After a three-year hiatus, winter returned to the U.S. natural gas market this year in the form of a “Bomb Cyclone” and more than a week of frigid temperatures. The cold weather pushed Henry Hub prices above $6/MMBtu and East Coast prices higher than $100/MMBtu on some days. This winter, the pain wasn’t just confined to New England. Prices at Williams’ Transcontinental Gas Pipeline (Transco) Zone 5, which includes the Carolinas, Virginia and Maryland, hit all-time highs on January 5. Exports from Dominion’s Cove Point terminal in Maryland are only just getting started so it’s not liquefied natural gas (LNG) exports from the East Coast that are driving prices higher. Instead, it’s gas’s increasing role in winter power generation that has been putting pressure on East Coast gas pipeline deliverability. Today, we begin a series explaining why prices have been so high on very cold days this winter and why more price spikes may be ahead.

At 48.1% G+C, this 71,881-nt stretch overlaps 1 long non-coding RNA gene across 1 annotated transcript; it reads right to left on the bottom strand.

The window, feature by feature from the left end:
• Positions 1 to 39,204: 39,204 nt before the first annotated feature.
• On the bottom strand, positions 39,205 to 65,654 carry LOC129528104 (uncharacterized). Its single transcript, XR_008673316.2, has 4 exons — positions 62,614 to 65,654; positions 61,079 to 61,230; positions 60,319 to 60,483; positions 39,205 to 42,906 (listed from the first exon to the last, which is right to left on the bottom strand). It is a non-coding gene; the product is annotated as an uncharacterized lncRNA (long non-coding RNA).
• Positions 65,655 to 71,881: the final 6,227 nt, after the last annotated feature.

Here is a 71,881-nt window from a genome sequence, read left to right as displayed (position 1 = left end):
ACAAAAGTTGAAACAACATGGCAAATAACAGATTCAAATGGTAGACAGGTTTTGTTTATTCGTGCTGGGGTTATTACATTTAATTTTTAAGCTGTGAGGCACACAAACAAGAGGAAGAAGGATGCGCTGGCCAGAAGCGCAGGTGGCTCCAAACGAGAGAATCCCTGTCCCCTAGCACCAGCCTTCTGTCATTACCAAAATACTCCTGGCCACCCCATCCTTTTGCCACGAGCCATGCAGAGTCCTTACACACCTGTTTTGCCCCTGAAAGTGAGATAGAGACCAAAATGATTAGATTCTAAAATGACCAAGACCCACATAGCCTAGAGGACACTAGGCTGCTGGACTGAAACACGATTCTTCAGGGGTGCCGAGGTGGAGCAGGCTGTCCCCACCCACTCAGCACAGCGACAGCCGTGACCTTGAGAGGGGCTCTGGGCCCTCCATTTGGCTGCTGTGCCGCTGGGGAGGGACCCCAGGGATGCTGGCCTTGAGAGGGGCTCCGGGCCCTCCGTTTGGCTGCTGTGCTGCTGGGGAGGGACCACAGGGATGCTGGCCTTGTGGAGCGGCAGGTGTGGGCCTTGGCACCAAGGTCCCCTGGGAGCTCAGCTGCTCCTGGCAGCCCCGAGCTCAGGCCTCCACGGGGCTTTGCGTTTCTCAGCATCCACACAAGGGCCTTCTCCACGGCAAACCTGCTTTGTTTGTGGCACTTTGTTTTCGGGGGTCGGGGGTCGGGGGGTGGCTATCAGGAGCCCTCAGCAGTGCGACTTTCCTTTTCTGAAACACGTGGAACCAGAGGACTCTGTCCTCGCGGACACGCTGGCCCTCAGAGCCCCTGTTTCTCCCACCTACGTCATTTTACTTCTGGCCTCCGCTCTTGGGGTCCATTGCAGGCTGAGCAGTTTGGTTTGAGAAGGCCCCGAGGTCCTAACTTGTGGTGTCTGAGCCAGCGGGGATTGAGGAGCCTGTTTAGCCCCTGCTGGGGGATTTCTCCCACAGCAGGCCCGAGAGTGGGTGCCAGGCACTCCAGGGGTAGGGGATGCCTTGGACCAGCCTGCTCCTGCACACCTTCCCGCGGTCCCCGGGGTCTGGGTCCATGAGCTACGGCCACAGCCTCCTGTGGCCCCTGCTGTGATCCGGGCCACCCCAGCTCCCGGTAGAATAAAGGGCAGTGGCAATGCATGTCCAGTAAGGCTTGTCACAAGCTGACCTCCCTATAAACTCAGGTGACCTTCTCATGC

This winter, eastern gas prices have set records at some hubs and spiked near record highs at many others. Prices at Algonquin Citygate and Transco Zone 5 (yellow and blue lines, respectively, in Figure 1 below) ran up to more than $100/MMBtu on January 5, and to $24/MMBtu during the week prior. These price spikes have been driven by an increasing call on gas for power generation across the eastern U.S. On the coldest days, such as we saw when the Bomb Cyclone hit, the demand for gas as a generation and heating fuel exceeds pipeline capacity to deliver it, which begins a cascade of dominoes that results in skyrocketing prices.
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